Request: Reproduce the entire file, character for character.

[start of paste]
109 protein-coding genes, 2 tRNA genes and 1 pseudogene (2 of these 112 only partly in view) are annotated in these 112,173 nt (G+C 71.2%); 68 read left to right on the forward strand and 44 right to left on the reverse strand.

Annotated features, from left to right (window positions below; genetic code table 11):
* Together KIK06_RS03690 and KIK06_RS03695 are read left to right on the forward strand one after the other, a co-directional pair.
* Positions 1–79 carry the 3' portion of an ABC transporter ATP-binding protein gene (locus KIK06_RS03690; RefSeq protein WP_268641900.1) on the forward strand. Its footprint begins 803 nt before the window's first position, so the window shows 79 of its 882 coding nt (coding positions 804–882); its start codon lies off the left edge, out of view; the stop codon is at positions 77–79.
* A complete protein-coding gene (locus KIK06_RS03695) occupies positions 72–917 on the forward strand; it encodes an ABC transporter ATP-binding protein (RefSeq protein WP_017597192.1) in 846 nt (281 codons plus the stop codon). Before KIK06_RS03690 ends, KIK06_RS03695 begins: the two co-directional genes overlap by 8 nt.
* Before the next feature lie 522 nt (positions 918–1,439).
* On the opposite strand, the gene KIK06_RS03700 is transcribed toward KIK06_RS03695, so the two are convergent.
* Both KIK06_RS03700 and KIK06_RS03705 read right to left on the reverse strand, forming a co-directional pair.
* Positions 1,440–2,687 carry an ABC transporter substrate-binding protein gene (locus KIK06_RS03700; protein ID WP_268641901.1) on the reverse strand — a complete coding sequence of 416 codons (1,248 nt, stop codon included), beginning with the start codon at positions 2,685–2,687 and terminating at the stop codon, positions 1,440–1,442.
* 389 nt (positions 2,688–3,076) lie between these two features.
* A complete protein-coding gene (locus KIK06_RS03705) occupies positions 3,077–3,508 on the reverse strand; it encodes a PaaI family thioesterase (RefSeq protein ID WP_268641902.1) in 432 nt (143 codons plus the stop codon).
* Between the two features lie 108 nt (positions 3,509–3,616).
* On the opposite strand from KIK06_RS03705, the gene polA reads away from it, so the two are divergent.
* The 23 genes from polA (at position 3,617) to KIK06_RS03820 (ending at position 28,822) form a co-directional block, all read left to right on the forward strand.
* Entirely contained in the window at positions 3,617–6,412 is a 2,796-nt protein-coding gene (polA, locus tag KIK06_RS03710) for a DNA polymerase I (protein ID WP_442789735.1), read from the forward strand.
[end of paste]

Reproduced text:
109 protein-coding genes, 2 tRNA genes and 1 pseudogene (2 of these 112 only partly in view) are annotated in these 112,173 nt (G+C 71.2%); 68 read left to right on the forward strand and 44 right to left on the reverse strand.

Annotated features, from left to right (window positions below; genetic code table 11):
* Together KIK06_RS03690 and KIK06_RS03695 are read left to right on the forward strand one after the other, a co-directional pair.
* Positions 1–79 carry the 3' portion of an ABC transporter ATP-binding protein gene (locus KIK06_RS03690; RefSeq protein WP_268641900.1) on the forward strand. Its footprint begins 803 nt before the window's first position, so the window shows 79 of its 882 coding nt (coding positions 804–882); its start codon lies off the left edge, out of view; the stop codon is at positions 77–79.
* A complete protein-coding gene (locus KIK06_RS03695) occupies positions 72–917 on the forward strand; it encodes an ABC transporter ATP-binding protein (RefSeq protein WP_017597192.1) in 846 nt (281 codons plus the stop codon). Before KIK06_RS03690 ends, KIK06_RS03695 begins: the two co-directional genes overlap by 8 nt.
* Before the next feature lie 522 nt (positions 918–1,439).
* On the opposite strand, the gene KIK06_RS03700 is transcribed toward KIK06_RS03695, so the two are convergent.
* Both KIK06_RS03700 and KIK06_RS03705 read right to left on the reverse strand, forming a co-directional pair.
* Positions 1,440–2,687 carry an ABC transporter substrate-binding protein gene (locus KIK06_RS03700; protein ID WP_268641901.1) on the reverse strand — a complete coding sequence of 416 codons (1,248 nt, stop codon included), beginning with the start codon at positions 2,685–2,687 and terminating at the stop codon, positions 1,440–1,442.
* 389 nt (positions 2,688–3,076) lie between these two features.
* A complete protein-coding gene (locus KIK06_RS03705) occupies positions 3,077–3,508 on the reverse strand; it encodes a PaaI family thioesterase (RefSeq protein ID WP_268641902.1) in 432 nt (143 codons plus the stop codon).
* Between the two features lie 108 nt (positions 3,509–3,616).
* On the opposite strand from KIK06_RS03705, the gene polA reads away from it, so the two are divergent.
* The 23 genes from polA (at position 3,617) to KIK06_RS03820 (ending at position 28,822) form a co-directional block, all read left to right on the forward strand.
* Entirely contained in the window at positions 3,617–6,412 is a 2,796-nt protein-coding gene (polA, locus tag KIK06_RS03710) for a DNA polymerase I (protein ID WP_442789735.1), read from the forward strand.